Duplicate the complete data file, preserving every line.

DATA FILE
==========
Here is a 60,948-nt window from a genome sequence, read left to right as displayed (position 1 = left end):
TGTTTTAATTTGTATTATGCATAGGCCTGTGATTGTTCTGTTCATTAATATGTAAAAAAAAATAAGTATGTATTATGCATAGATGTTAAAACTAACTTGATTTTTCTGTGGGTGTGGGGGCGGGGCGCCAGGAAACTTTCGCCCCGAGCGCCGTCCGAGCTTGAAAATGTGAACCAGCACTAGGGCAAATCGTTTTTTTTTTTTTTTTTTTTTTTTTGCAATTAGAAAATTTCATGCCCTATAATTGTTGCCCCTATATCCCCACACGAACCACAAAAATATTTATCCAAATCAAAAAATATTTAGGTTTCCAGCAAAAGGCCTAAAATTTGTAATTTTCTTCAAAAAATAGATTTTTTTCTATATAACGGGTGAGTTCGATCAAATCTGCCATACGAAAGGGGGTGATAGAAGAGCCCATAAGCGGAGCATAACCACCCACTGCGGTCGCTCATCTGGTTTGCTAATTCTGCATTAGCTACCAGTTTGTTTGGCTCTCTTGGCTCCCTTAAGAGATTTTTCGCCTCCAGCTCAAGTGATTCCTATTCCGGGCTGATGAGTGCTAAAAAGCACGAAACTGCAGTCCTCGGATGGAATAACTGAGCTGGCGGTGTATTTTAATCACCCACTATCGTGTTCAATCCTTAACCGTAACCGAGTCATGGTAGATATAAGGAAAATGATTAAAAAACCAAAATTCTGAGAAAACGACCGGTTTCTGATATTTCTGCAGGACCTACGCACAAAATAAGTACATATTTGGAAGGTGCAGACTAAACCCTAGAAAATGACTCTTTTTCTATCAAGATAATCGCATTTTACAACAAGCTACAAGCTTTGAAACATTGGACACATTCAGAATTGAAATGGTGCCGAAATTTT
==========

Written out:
Here is a 60,948-nt window from a genome sequence, read left to right as displayed (position 1 = left end):
TGTTTTAATTTGTATTATGCATAGGCCTGTGATTGTTCTGTTCATTAATATGTAAAAAAAAATAAGTATGTATTATGCATAGATGTTAAAACTAACTTGATTTTTCTGTGGGTGTGGGGGCGGGGCGCCAGGAAACTTTCGCCCCGAGCGCCGTCCGAGCTTGAAAATGTGAACCAGCACTAGGGCAAATCGTTTTTTTTTTTTTTTTTTTTTTTTTGCAATTAGAAAATTTCATGCCCTATAATTGTTGCCCCTATATCCCCACACGAACCACAAAAATATTTATCCAAATCAAAAAATATTTAGGTTTCCAGCAAAAGGCCTAAAATTTGTAATTTTCTTCAAAAAATAGATTTTTTTCTATATAACGGGTGAGTTCGATCAAATCTGCCATACGAAAGGGGGTGATAGAAGAGCCCATAAGCGGAGCATAACCACCCACTGCGGTCGCTCATCTGGTTTGCTAATTCTGCATTAGCTACCAGTTTGTTTGGCTCTCTTGGCTCCCTTAAGAGATTTTTCGCCTCCAGCTCAAGTGATTCCTATTCCGGGCTGATGAGTGCTAAAAAGCACGAAACTGCAGTCCTCGGATGGAATAACTGAGCTGGCGGTGTATTTTAATCACCCACTATCGTGTTCAATCCTTAACCGTAACCGAGTCATGGTAGATATAAGGAAAATGATTAAAAAACCAAAATTCTGAGAAAACGACCGGTTTCTGATATTTCTGCAGGACCTACGCACAAAATAAGTACATATTTGGAAGGTGCAGACTAAACCCTAGAAAATGACTCTTTTTCTATCAAGATAATCGCATTTTACAACAAGCTACAAGCTTTGAAACATTGGACACATTCAGAATTGAAATGGTGCCGAAATTTT